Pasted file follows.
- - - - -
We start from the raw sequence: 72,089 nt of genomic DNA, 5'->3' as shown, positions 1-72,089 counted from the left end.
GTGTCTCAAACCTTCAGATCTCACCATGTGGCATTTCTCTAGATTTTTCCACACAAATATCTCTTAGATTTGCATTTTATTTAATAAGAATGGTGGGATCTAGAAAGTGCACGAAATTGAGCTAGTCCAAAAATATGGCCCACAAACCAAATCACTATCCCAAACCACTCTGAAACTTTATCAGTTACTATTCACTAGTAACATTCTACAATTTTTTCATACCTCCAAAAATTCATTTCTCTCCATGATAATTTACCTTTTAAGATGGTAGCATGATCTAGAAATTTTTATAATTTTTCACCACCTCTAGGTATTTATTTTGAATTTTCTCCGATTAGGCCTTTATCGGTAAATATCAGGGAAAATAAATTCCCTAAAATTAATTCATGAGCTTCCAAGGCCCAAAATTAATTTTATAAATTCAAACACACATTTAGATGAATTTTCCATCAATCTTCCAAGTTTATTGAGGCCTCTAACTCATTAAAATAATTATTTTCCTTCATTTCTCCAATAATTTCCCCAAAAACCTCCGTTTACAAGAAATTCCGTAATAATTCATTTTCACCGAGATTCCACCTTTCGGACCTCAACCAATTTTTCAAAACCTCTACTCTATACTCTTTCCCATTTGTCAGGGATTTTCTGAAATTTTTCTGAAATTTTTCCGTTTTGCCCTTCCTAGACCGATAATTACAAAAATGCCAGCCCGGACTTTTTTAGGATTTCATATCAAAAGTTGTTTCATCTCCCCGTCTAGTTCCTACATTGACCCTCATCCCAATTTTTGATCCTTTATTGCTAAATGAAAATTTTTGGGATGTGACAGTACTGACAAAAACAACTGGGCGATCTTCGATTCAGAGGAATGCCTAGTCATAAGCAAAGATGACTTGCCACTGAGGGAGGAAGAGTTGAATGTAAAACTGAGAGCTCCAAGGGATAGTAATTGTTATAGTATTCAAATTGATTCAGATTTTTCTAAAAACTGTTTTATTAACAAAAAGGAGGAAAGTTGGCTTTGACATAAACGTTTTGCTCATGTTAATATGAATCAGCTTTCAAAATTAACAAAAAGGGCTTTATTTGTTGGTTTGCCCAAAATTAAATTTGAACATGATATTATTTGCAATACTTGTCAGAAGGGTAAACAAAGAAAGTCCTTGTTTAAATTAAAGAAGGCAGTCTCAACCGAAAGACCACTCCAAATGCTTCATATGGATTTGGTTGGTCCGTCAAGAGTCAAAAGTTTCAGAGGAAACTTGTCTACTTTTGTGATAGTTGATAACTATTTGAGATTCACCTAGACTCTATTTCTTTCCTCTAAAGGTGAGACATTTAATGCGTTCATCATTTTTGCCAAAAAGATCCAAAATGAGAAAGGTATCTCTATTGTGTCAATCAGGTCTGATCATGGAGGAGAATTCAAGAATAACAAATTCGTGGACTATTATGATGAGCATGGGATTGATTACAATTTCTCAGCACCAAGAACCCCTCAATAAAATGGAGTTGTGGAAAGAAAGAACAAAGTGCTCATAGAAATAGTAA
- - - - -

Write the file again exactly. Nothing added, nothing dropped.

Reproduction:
We start from the raw sequence: 72,089 nt of genomic DNA, 5'->3' as shown, positions 1-72,089 counted from the left end.
GTGTCTCAAACCTTCAGATCTCACCATGTGGCATTTCTCTAGATTTTTCCACACAAATATCTCTTAGATTTGCATTTTATTTAATAAGAATGGTGGGATCTAGAAAGTGCACGAAATTGAGCTAGTCCAAAAATATGGCCCACAAACCAAATCACTATCCCAAACCACTCTGAAACTTTATCAGTTACTATTCACTAGTAACATTCTACAATTTTTTCATACCTCCAAAAATTCATTTCTCTCCATGATAATTTACCTTTTAAGATGGTAGCATGATCTAGAAATTTTTATAATTTTTCACCACCTCTAGGTATTTATTTTGAATTTTCTCCGATTAGGCCTTTATCGGTAAATATCAGGGAAAATAAATTCCCTAAAATTAATTCATGAGCTTCCAAGGCCCAAAATTAATTTTATAAATTCAAACACACATTTAGATGAATTTTCCATCAATCTTCCAAGTTTATTGAGGCCTCTAACTCATTAAAATAATTATTTTCCTTCATTTCTCCAATAATTTCCCCAAAAACCTCCGTTTACAAGAAATTCCGTAATAATTCATTTTCACCGAGATTCCACCTTTCGGACCTCAACCAATTTTTCAAAACCTCTACTCTATACTCTTTCCCATTTGTCAGGGATTTTCTGAAATTTTTCTGAAATTTTTCCGTTTTGCCCTTCCTAGACCGATAATTACAAAAATGCCAGCCCGGACTTTTTTAGGATTTCATATCAAAAGTTGTTTCATCTCCCCGTCTAGTTCCTACATTGACCCTCATCCCAATTTTTGATCCTTTATTGCTAAATGAAAATTTTTGGGATGTGACAGTACTGACAAAAACAACTGGGCGATCTTCGATTCAGAGGAATGCCTAGTCATAAGCAAAGATGACTTGCCACTGAGGGAGGAAGAGTTGAATGTAAAACTGAGAGCTCCAAGGGATAGTAATTGTTATAGTATTCAAATTGATTCAGATTTTTCTAAAAACTGTTTTATTAACAAAAAGGAGGAAAGTTGGCTTTGACATAAACGTTTTGCTCATGTTAATATGAATCAGCTTTCAAAATTAACAAAAAGGGCTTTATTTGTTGGTTTGCCCAAAATTAAATTTGAACATGATATTATTTGCAATACTTGTCAGAAGGGTAAACAAAGAAAGTCCTTGTTTAAATTAAAGAAGGCAGTCTCAACCGAAAGACCACTCCAAATGCTTCATATGGATTTGGTTGGTCCGTCAAGAGTCAAAAGTTTCAGAGGAAACTTGTCTACTTTTGTGATAGTTGATAACTATTTGAGATTCACCTAGACTCTATTTCTTTCCTCTAAAGGTGAGACATTTAATGCGTTCATCATTTTTGCCAAAAAGATCCAAAATGAGAAAGGTATCTCTATTGTGTCAATCAGGTCTGATCATGGAGGAGAATTCAAGAATAACAAATTCGTGGACTATTATGATGAGCATGGGATTGATTACAATTTCTCAGCACCAAGAACCCCTCAATAAAATGGAGTTGTGGAAAGAAAGAACAAAGTGCTCATAGAAATAGTAA